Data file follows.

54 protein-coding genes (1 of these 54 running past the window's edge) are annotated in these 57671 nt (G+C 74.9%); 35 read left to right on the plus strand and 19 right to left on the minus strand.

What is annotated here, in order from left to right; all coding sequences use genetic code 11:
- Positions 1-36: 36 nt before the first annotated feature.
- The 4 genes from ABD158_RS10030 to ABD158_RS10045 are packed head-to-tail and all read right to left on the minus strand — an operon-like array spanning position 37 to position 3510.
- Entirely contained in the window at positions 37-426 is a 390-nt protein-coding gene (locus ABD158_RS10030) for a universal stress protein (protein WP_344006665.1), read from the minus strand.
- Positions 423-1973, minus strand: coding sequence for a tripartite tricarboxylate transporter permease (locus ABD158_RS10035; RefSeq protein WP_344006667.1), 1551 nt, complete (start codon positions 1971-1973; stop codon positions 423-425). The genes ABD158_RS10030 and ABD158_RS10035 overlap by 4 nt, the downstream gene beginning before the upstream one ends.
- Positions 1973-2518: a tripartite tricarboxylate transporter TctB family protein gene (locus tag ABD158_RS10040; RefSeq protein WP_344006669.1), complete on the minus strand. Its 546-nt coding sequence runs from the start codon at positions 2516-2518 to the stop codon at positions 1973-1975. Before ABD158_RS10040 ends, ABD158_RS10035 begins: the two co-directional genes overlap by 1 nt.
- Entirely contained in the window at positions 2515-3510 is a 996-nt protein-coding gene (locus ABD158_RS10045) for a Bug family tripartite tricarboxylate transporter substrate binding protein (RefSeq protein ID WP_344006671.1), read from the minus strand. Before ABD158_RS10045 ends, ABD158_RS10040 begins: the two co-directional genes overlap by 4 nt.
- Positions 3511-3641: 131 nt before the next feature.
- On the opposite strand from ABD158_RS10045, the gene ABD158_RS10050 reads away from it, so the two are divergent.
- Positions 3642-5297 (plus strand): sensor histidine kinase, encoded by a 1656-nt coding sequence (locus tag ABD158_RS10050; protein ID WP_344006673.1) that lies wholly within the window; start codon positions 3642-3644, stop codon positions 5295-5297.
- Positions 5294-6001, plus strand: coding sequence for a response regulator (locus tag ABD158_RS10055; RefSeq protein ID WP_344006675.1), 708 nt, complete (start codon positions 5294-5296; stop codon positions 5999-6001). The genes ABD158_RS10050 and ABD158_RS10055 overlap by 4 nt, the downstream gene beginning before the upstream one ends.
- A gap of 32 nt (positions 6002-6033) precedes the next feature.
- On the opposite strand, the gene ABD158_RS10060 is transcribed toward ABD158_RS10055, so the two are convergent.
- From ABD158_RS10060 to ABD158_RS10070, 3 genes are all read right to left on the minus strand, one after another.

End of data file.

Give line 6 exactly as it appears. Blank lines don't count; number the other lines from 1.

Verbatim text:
- Positions 423-1973, minus strand: coding sequence for a tripartite tricarboxylate transporter permease (locus ABD158_RS10035; RefSeq protein WP_344006667.1), 1551 nt, complete (start codon positions 1971-1973; stop codon positions 423-425). The genes ABD158_RS10030 and ABD158_RS10035 overlap by 4 nt, the downstream gene beginning before the upstream one ends.